Shedd Aquarium Showcases Invasive Species

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Editor’s Note: The following story was written by a student in our first-ever Eco Youth Reporters program, conducted in conjunction with award-winning journalist Kari Lydersen, Michigan State University’s Knight Center for Environmental Journalism, and Imagine Englewood If, a youth services organization based in that South Side neighborhood. The Eco Youth Reporters program is generously funded by the McCormick Foundation:

An Asian Carp. Photo by Tyreshia Black.

I got a chance to visit the legendary world of wonders at the Shedd Aquarium recently. The aquarium holds multiple exhibits of all types of fascinating animals. When my colleagues, journalism teacher and I arrived at the aquarium, we were introduced to Melissa Kruth, the public relations manager and Jillian Braun, a new intern. The two polite employees walked us through the huge crowds of busy people trying to view the beautiful creatures in each exhibit.

Braun and Kruth directed us to Kurt Hettiger, the senior aquarist at the Shedd Aquarium. He has worked there for approximately 19 years, two years as an intern and 17 years as a full-time employee. Hettiger has been working with mainly invasive species and endangered native animals including fish. Invasive species have been invading and intruding into large open areas of Lake Michigan. The most recent invasive fish categorized as an invasive species is the big head carp, which is a kind of Asian carp.

Hettiger explained to us that the bighead carp can weigh up to 90 pounds, and each female carp can hold 90 eggs. He also told us that in order for a female carp to reproduce, she needs about 50 to 60 miles of river to lay her eggs. The bighead carp have been around Illinois rivers for about 10 years. They’re like bullies to the native fish, because they take the food right out of their mouths – eating all the plankton that form the base of the food chain.

Hettiger said there are 5,000 to 6,000 Asian carp in Illinois lakes and rivers. When fishermen began seeing bighead carp, they mistakenly took them for catfish, according to Hettiger. The vibration of boats made the Asian carp jump out of the water up to eight feet high and hit people. Hettiger talked about the electric barrier in the Chicago Sanitary and Ship Canal which is meant to keep Asian carp out of Lake Michigan, by making them feel uncomfortable as they swim toward the lake. Near the center of the barrier is strong electric current that lets them know not to come close.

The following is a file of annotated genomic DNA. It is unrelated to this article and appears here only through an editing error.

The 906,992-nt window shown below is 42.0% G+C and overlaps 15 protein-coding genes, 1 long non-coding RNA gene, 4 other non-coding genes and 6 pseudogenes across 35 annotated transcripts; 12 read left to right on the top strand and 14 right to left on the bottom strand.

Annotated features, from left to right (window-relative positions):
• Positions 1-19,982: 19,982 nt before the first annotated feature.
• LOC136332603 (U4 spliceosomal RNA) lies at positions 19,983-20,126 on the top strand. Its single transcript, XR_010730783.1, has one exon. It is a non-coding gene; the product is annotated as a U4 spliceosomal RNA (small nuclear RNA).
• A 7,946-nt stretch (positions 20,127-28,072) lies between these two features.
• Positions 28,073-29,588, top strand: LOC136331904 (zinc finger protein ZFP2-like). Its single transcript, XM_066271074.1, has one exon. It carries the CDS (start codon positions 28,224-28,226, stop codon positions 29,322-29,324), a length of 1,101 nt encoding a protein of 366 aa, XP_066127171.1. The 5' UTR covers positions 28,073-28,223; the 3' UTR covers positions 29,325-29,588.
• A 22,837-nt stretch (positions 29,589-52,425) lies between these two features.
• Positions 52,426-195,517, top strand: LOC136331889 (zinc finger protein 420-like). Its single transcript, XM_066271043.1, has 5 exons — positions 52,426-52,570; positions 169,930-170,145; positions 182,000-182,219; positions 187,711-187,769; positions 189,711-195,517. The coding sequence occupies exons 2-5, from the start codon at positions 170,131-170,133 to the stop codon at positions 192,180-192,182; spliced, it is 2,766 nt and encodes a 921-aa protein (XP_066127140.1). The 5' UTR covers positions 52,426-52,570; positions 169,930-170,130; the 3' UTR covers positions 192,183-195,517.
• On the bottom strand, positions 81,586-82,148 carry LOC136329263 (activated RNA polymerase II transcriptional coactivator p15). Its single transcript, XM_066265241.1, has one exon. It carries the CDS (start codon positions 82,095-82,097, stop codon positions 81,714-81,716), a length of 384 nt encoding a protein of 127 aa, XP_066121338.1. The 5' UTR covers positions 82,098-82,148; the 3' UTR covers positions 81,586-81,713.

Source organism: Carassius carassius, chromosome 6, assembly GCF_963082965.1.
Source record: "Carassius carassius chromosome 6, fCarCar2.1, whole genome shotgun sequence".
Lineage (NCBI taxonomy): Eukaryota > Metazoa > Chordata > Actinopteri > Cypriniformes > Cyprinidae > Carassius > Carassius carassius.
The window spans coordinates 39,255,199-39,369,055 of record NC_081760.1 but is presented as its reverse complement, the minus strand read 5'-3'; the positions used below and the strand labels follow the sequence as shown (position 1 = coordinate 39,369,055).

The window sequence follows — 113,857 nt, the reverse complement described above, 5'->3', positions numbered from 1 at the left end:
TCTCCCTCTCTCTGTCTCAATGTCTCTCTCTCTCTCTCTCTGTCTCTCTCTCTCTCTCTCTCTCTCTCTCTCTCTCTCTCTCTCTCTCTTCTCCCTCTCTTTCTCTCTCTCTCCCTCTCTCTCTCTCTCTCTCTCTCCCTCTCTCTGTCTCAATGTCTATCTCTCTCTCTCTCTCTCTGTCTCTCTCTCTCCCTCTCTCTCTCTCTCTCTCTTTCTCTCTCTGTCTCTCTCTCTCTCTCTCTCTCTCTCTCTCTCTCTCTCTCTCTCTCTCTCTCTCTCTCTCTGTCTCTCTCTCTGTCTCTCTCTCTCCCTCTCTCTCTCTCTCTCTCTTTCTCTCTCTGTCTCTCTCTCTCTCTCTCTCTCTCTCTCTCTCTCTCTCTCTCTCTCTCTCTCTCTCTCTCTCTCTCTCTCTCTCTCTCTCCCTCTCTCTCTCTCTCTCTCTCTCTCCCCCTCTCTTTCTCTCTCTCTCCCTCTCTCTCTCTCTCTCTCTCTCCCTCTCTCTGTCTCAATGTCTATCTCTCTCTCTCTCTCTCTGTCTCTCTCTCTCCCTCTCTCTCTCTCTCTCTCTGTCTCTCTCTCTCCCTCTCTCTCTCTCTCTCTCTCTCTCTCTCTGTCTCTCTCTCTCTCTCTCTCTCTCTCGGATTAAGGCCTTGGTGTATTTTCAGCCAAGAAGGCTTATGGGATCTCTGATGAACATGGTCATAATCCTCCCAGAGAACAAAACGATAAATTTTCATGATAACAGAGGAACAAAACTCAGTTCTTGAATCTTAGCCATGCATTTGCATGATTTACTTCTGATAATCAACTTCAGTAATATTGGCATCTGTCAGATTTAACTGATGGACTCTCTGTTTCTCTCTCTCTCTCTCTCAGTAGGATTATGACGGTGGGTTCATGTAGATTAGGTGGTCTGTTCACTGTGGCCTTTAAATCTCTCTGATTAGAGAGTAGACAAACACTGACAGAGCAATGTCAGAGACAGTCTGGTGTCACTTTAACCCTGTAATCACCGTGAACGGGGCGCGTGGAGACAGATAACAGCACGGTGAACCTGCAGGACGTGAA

The bighead carp can eat one third of their body weight, and nothing eats them.

“When the carp become so big, other things are afraid to approach them,” Hettiger said. “They’re edible but hard as a clam.” There are Asian carp in the Shedd Aquarium Great Lakes exhibit. Hettiger said they freeze the females’ eggs to destroy them.

He also talked about another invasive species, the zebra mussel, that is sucking up all the microscopic food from the other organisms. He said zebra mussels and other invasive fish came in the ballast water of big ships which then dumped them in the Great Lakes, so the species were released and started reproducing. Ballast is water ships take on in other places to keep the ship steady in the water when it’s empty.

Ballast water also brought round gobies, which are invasive. They stay mainly on the bottom. When we fished near Shedd Aquarium, we were catching mainly round gobies, which shows how they were getting the food meant for other fish. The round gobies have big heads, are ugly, slimy and hard to hold when you are taking the hook out.

Hettiger also talked about other species at the aquarium, including dolphins and whales. The aquarium has four female dolphins named Tique, Ohana, Kri and Katrl. They also have about 40 penguins including rock hopper and Magellanic. There were about eight Beluga whales, three males and five females, which eat herring and squid. They don’t eat plankton. The largest one weighs up to 200,000 pounds. There were five successful whale births at the Shedd. “That means we’re doing good,” said Kruth. The glass in the dolphin and whale exhibit is about six inches. “Even if they wanted to get out they couldn’t,” said Braun.

They also talked about the care of animals at Shedd. They talked about where they get the water and how they clean it. At the bottom of tanks they have pipes that clean the water and send it back into the system. They use clean recycled water with an ingredient called Instant Oceans. They have volunteer experienced divers who come to help clean the exhibits. If a fish at the aquarium is really sick, they will euthanize them. Altogether, they have about 92,500 animals from Europe, South America and Japan, including invasive species.

Braun said her favorite animal is the sea turtle, named Nickel, whose breed lives in the Caribbean Reef. Kruth’s favorite animal at Shedd is the sea jellies in the ongoing Jellies exhibit. Hettiger said he was scared of barracudas and Great White sharks.

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